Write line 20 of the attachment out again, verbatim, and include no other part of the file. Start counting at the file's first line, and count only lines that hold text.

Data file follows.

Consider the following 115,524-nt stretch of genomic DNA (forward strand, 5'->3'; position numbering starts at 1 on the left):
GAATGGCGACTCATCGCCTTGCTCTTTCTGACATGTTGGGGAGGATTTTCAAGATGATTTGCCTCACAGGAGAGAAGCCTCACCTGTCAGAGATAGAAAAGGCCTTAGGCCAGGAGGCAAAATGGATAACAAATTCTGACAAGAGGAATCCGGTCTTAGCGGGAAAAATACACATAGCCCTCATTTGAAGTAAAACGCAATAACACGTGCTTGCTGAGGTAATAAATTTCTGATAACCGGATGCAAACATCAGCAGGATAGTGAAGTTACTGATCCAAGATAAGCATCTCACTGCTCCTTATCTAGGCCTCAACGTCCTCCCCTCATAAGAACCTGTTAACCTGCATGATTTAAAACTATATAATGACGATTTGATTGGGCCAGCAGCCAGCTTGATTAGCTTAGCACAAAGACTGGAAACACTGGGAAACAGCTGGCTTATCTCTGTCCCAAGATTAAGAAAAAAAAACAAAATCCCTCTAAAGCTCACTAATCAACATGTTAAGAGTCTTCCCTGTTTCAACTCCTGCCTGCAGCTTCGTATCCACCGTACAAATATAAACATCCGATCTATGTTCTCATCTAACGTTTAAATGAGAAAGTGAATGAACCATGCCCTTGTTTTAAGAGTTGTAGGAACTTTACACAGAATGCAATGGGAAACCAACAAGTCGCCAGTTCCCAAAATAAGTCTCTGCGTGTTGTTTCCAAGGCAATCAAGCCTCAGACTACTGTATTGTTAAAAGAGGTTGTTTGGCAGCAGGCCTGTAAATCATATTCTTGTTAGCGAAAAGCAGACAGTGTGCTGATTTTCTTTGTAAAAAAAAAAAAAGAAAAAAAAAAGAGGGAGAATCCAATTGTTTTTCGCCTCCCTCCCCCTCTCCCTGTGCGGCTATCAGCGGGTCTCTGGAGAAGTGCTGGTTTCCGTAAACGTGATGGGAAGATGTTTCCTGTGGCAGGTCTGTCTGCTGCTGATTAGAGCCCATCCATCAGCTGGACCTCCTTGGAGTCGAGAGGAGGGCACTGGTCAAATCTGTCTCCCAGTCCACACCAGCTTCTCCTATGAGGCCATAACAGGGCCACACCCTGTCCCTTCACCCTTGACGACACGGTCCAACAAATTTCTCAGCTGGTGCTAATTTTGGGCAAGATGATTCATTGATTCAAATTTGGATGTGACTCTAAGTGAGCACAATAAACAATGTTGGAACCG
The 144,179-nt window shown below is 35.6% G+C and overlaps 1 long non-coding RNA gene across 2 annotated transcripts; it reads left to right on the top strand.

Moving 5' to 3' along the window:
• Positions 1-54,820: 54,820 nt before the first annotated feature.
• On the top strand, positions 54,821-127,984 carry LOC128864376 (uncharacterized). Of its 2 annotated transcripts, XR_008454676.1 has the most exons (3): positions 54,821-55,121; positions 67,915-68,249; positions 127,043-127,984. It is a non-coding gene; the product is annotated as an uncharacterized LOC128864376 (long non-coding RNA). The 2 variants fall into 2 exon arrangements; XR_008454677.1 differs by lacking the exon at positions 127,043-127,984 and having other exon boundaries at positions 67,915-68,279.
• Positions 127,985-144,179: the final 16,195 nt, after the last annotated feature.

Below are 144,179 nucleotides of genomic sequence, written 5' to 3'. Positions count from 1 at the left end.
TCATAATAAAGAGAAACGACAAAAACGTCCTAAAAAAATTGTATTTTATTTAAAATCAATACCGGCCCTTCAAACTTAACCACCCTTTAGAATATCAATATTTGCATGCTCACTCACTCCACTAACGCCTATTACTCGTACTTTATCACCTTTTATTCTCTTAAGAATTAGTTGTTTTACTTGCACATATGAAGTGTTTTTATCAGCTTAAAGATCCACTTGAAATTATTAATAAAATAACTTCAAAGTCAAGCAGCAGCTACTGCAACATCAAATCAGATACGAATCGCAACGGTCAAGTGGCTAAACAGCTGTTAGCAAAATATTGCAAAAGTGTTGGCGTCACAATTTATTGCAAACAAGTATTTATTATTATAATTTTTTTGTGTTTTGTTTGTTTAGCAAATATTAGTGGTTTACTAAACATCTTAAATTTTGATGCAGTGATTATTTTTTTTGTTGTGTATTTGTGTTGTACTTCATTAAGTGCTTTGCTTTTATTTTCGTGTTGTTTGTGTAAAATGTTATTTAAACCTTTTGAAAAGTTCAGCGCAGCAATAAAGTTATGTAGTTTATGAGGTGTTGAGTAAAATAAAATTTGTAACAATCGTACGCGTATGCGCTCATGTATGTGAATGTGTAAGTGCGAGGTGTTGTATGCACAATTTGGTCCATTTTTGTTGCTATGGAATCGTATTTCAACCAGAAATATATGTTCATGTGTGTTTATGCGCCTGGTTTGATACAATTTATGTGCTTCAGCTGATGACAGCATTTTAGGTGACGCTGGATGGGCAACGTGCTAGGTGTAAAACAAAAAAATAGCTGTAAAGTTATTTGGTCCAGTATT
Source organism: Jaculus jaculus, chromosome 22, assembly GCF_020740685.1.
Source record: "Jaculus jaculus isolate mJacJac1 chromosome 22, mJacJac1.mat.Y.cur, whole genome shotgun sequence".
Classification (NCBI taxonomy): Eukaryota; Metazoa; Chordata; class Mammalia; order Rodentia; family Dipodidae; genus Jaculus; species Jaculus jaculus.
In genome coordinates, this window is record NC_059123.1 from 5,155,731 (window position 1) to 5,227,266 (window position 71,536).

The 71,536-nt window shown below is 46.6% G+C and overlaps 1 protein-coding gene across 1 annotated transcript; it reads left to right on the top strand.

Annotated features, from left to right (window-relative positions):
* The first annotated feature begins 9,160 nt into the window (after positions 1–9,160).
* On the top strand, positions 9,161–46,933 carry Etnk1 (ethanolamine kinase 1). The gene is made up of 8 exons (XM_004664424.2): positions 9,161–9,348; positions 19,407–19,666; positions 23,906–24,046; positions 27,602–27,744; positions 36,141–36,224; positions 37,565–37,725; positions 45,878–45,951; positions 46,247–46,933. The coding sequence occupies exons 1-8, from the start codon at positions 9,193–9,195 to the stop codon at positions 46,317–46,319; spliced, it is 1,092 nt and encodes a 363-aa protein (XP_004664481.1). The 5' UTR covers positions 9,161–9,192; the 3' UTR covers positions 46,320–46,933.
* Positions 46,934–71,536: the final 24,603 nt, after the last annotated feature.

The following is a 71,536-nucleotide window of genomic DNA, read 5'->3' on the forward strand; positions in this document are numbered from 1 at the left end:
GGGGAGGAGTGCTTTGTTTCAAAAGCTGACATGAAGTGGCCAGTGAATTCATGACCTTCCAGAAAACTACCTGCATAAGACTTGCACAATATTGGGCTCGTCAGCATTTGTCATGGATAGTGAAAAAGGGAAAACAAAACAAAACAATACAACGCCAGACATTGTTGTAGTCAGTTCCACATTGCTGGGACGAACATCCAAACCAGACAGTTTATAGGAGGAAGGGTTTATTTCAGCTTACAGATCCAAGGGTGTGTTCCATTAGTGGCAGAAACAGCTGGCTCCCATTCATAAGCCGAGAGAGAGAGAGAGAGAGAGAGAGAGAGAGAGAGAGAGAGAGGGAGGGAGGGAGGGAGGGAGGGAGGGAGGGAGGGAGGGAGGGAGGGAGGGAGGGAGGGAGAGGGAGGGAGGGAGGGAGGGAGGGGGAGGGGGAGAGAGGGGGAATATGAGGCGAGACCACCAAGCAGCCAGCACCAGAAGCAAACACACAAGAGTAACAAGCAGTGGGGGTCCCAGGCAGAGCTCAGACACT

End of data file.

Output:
GGGGAGGAGTGCTTTGTTTCAAAAGCTGACATGAAGTGGCCAGTGAATTCATGACCTTCCAGAAAACTACCTGCATAAGACTTGCACAATATTGGGCTCGTCAGCATTTGTCATGGATAGTGAAAAAGGGAAAACAAAACAAAACAATACAACGCCAGACATTGTTGTAGTCAGTTCCACATTGCTGGGACGAACATCCAAACCAGACAGTTTATAGGAGGAAGGGTTTATTTCAGCTTACAGATCCAAGGGTGTGTTCCATTAGTGGCAGAAACAGCTGGCTCCCATTCATAAGCCGAGAGAGAGAGAGAGAGAGAGAGAGAGAGAGAGAGAGAGAGAGGGAGGGAGGGAGGGAGGGAGGGAGGGAGGGAGGGAGGGAGGGAGGGAGGGAGGGAGGGAGAGGGAGGGAGGGAGGGAGGGAGGGGGAGGGGGAGAGAGGGGGAATATGAGGCGAGACCACCAAGCAGCCAGCACCAGAAGCAAACACACAAGAGTAACAAGCAGTGGGGGTCCCAGGCAGAGCTCAGACACT